Rulli?s culinarians dish up pizzas, pasta, and seafood dishes born from recipes central to southern Italy, serving patrons in their 25-year-old dining area at their Middlebury location or at their newest spot in Elkhart. A range of appetizers, such as 12 broaster-style chicken wings accompanied by dunk tanks of barbecue, ranch, or vidalia onion sauce, pave the way for heartier main courses or Stooge-level food fights. Velvety ricotta, parmigiana, romano, and provonello cheeses comprise the lasagna?s melty strata, which trundle italian sausage toward forks on fragrant avalanches of marinara and signature sauce. Rulli?s pizza, which has been served at the Elkhart County Fair for two decades, bristles with inventive toppings such as spaghetti and meatballs.
Vivid Italian artwork and murals from local artist Rocky Weaver pepper the dining room, a delightful prelude to the neighboring Rulli's Bella Luna sports bar?s fun neon signage, clacking pool balls, flickering high-definition TVs, and live music. Foam-flecked taps line the full-service bar boasting a selection of robust wines, which nicely complement rowdy bands wailing or grape stomping live atop a well-appointed stage.
Samuel Mancino's Italianate empire extends throughout the Midwest, each outpost stocked with a menu of fresh-baked grinders and pizzas loaded with hearty ingredients. A troika of ham, hard salami, and spicy italian sausage powers the signature italian grinder ($6.49 for an 8"), spurred on to its task of filling bellies by green pepper, onion, and melted mozzarella. Mancino's chefs toss dough by hand to give it a fluffy texture and one bittersweet taste of freedom before it meets its fate as a foundation for pizzas laden with fresh, gourmet toppings such as chicken and garlic, or ham, bacon, and pineapple ($15.99+ for a large). For dessert, piping-hot breadsticks return in sugary eveningwear as sweet Cinna-Stix ($5.99).
The Electric Brew is a fair-trade-certified coffeehouse serving coffee that is roasted in-house and brewed fresh daily, along with fresh baked goods and tasty lunch fare. The menu gets a steamy start with five daily varieties of whole-bean gourmet-brewed coffee ($1.49–$1.69), as well as a variety of hot and cold specialty drinks such as hot tea ($1.49) and hot chai tea ($3.04–$3.64). Kids can warm their mini-organs with a kid-sized hot cocoa ($0.75), which is a mildly warm, yet equally scrumptious version of the original ($2.38-$2.80). The menu of caffeine-complementing cuisine includes soups, salads, and sandwiches that, like the slowest county-fair Ferris wheel ever, rotate daily. Rib stickers such as chicken barley soup ($3.25–$4.25), Santa Fe black-bean salad ($5.15), and chicken salad on brew bread ($3.75–$5.95) have all appeared recently. Other menu munchies include handmade baked goods such as coffeecakes, streusels, muffins, brownies, and homemade cinnamon rolls.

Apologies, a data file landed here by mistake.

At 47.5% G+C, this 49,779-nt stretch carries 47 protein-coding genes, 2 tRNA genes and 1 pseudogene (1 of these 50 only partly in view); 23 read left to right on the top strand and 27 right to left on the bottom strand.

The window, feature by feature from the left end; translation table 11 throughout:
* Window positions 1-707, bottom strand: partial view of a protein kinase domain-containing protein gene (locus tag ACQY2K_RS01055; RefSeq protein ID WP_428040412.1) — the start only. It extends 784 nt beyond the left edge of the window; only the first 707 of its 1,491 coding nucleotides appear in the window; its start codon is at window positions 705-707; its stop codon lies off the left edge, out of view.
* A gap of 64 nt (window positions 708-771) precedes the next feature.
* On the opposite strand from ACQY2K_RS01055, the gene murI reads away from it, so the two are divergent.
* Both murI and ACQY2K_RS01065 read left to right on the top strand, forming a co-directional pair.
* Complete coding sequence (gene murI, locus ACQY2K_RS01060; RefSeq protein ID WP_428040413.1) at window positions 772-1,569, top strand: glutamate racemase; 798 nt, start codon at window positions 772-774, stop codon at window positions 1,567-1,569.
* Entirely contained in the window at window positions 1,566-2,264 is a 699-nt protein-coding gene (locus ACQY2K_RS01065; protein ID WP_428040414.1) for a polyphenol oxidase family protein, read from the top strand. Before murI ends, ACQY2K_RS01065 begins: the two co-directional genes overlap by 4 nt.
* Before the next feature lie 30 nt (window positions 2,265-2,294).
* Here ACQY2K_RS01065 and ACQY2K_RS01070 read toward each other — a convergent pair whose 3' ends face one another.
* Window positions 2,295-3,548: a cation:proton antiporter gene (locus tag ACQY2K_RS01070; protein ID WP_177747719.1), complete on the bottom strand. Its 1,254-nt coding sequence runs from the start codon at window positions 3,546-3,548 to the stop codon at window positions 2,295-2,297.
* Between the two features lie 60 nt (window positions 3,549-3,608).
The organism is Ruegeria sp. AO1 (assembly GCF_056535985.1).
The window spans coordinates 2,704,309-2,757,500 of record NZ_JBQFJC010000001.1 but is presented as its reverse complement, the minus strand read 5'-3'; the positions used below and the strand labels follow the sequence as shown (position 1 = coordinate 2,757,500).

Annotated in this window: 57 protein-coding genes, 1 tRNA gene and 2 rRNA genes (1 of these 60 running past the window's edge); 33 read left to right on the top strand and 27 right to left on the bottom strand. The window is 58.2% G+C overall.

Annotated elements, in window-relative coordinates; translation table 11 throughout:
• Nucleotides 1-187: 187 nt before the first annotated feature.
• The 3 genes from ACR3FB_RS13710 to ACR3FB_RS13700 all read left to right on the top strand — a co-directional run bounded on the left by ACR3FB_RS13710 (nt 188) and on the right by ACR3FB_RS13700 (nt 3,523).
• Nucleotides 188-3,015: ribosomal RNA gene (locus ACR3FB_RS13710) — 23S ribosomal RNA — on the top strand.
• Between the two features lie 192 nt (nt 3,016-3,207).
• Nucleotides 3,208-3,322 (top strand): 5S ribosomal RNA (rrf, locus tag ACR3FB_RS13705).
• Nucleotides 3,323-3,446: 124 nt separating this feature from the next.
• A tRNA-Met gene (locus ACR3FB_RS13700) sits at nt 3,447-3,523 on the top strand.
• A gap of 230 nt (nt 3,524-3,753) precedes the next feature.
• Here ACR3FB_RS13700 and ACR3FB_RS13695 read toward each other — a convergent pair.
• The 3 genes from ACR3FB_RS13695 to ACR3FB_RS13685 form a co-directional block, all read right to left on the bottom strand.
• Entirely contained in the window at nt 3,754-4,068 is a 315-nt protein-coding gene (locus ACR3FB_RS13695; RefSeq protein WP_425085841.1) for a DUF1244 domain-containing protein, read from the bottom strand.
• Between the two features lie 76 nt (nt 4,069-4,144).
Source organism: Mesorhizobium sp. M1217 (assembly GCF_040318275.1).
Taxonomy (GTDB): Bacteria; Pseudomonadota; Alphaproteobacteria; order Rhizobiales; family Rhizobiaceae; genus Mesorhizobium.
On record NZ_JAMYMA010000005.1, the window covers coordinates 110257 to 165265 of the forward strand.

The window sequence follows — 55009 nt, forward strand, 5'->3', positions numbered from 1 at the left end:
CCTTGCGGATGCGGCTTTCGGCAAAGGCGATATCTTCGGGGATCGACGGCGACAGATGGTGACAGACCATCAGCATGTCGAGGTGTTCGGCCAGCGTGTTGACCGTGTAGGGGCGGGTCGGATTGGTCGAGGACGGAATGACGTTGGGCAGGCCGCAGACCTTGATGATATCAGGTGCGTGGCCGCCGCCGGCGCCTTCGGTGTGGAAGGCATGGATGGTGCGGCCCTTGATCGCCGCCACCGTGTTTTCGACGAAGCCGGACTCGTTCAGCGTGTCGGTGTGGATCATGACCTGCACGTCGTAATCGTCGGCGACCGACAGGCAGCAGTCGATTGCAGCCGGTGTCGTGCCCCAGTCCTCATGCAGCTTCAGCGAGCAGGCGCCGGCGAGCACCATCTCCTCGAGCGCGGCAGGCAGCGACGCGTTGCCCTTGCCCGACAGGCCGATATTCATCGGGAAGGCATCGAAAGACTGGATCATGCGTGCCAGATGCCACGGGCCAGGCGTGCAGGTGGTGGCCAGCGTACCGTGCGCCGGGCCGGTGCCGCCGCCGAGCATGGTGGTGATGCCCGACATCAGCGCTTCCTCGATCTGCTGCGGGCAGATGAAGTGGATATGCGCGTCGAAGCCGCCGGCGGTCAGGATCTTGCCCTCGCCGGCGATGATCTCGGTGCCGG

Venturi's master chefs forge wood-fired neapolitan pizzas dotted with fresh ingredients and house-made mozzarella. The menu, like people's receptiveness to caroling, changes with the seasons; recent options have included the Pesto e Ricotta with its house-made sauce of pine nuts and garlic. Artichoke hearts, mushrooms, and prosciutto di parma mingle atop the Capricciosa, and the Cherry Bomb's mozzarella, basil, and cherry tomatoes join forces to create a simple but flavorful feast.
In 2006, Paul Cataldo proved his pizza street cred by competing with the World Pizza Champions in Salsomaggiore, Italy. Paul and his family are first-generation Italians, and they have made it their mission to bring their Old World, southern Italian recipes stateside with Antonio’s Italian Ristorante. In the central dining room, sponge-painted beige walls and red clay tiles evoke a rustic Tuscan villa. Crisp tablecloths populate with fish and veal entrees and an array of gourmet pizzas, such as the U.S. Pizza Team's award-winning rosemary pie. After spearing forks through saucy pastas, guests can kindle romance on the outdoor patio with a bottle of wine, or kindle the tablecloth by aggressively rubbing two breadsticks together.
The terms “coward” and “brave” are neither insults nor compliments at Bangkok Place Thai Restaurant; rather, they signify the level of spiciness a customer can handle. Chef Keo Phannavong and his wife Ann helm the casual eatery, where Keo brings 20 years of experience—and a slew of his mother’s recipes—to the kitchen. Using fresh ingredients, such as basil leaves, lemon grass, coconut milk, and chili, the master chef concocts a wide range of authentic Thai dishes that pack as little or as much spice as the patron desires or can trick his date into eating. The restaurant offers familiar Thai favorites, such as pad thai and tom yum soup, as well as some more obscure entrees, such as pla jien—a steamed fish topped with ginger and baby corn.